Sanders’ comments come on the heels of several recent op-ed’s attempting to draw similarities between Trump’s and Sanders’ policy proposals, specifically on immigration. Judging from Sanders’ latest remarks, however, we’re guessing the Vermont senator isn’t exactly thrilled to be compared with the inflammatory real estate mogul.
LAS VEGAS, Nevada — Under the bright lights on Las Vegas Boulevard—“The Strip”—2016 Republican juggernauts Sen. Marco Rubio (R-FL)
and real estate mogul Donald Trump will face off on Saturday at the Planet Hollywood Casino, Hotel and conference center.
The made-for-show-business showdown between the rising star of the Washington, D.C. GOP establishment and the controversial populist insurgent marks what might be the biggest ideological rivalry inside the Republican Party in the 2016 cycle. Trump, a bombastic flamethrower, has hammered Rubio-style Republicans for their support for amnesty for illegal aliens, which would hurt unemployed and struggling Americans. Rubio and his allies in the establishment of the party, on the other hand, have argued that Trump’s harsh rhetoric is not good for the Republican Party.
About 2,000 grassroots activists—many of whom have never before been involved in politics—are here at the conference for this clash of ideas. In addition to Trump and Rubio, more conservative and libertarian leaders like filmmaker Dinesh D’Souza, former Rep. Allen West (R-FL), Tea Party Patriots national coordinator Jenny Beth Martin, Heritage Foundation economist Stephen Moore, and many more are descending on Vegas to frame the 2016 discussion ahead of what’s sure to be a brutal battle for this key early state in the 2016 GOP nominating process.
“I think a lot of people are realizing that it isn’t just conservatism that hangs in the balance, or the Reagan legacy or the Reagan era, it’s really the American dream itself—after eight years of Obama,” D’Souza, also a bestselling author, told Breitbart News in an interview.
If we’re looking toward eight years of Hillary, that’s enough time to remake America. When Obama said he was going to do it, most people didn’t think he was going to, didn’t take him seriously or didn’t know what he meant. I think we now do know what he means and we do know the direction things are going and so we now all have to do a little more because what America has meant is itself at stake.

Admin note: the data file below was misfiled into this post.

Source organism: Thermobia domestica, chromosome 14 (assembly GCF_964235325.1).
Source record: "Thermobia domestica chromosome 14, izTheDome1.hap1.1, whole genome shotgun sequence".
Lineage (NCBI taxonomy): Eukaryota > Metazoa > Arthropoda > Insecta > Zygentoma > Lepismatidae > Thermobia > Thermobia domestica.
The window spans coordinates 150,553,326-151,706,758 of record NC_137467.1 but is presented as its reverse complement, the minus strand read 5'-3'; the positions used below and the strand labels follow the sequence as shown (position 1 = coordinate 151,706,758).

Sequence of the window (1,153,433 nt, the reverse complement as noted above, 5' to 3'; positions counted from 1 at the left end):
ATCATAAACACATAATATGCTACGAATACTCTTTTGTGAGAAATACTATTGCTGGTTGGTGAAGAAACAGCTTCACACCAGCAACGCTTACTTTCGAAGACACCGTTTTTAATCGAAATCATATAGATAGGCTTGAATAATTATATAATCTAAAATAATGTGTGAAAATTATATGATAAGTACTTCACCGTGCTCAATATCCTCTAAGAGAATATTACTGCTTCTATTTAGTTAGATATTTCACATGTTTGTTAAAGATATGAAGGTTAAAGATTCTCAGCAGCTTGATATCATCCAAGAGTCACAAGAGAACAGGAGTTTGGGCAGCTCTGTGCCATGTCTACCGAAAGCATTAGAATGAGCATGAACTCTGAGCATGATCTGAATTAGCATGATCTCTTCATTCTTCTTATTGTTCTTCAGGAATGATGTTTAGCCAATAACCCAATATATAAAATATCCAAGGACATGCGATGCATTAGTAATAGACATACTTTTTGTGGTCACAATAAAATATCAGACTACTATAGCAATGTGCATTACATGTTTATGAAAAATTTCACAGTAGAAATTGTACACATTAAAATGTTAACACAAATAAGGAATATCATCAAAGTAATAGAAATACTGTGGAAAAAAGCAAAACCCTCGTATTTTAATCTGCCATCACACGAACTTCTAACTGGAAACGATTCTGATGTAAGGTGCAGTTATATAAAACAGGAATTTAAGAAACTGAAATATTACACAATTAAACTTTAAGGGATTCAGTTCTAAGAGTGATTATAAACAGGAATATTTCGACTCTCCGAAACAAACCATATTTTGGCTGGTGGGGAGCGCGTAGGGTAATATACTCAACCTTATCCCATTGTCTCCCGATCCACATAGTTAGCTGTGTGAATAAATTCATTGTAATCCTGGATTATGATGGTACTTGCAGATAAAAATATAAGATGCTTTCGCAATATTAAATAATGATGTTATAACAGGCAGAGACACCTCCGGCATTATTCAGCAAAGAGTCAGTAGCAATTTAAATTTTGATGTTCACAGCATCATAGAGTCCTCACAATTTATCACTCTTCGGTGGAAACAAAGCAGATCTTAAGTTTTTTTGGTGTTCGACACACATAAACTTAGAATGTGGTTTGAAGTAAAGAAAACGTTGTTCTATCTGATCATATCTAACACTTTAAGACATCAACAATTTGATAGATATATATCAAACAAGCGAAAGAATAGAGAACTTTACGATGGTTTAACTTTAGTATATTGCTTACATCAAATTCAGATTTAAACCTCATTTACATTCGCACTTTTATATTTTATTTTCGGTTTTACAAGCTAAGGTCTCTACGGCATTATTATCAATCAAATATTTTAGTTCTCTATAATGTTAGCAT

West told Breitbart News that he believes the high grassroots energy levels here are a sign that “principles are starting to matter over politics.”
“People want the right type of solutions,” West, also now the President and CEO at the National Center for Policy Analysis, said. “They want the solutions that are based upon the founding documents of this Constitutional Republic. Conservatism has always been what’s best for this great nation. We just celebrated 239 years of independence and a lot of people want to make sure we have another 239. So I’m just thrilled to be here. What a great scene, what a great atmosphere already.”
Rubio and Trump represent two fundamentally different sides of the Republican Party. Rubio, like his mentor former Florida Gov. Jeb Bush—who he’s vying against to be the GOP establishment pick in the 2016 primaries—tends to bend at the will of the donor class. While his campaign has thus far not released last quarter’s fundraising totals, it’s widely expected Rubio’s numbers will heavily rely not on grassroots money but on cash he’s obtained from various high-dollar donors including billionaire auto salesman Norman Braman.
“As Mr. Rubio has ascended in the ranks of Republican politics, Mr. Braman has emerged as a remarkable and unique patron,” the New York Times’ Michael Barbaro and Steve Eder wrote back in May. “He has bankrolled Mr. Rubio’s campaigns. He has financed Mr. Rubio’s legislative agenda. And, at the same time, he has subsidized Mr. Rubio’s personal finances, as the rising politician and his wife grappled with heavy debt and big swings in their income.”
On the airwaves here on both television and radio, Rubio’s allies are plastering Nevadans with advertisements perhaps financed by Braman and others like Oracle founder Larry Ellison, who Politico reported is backing Rubio.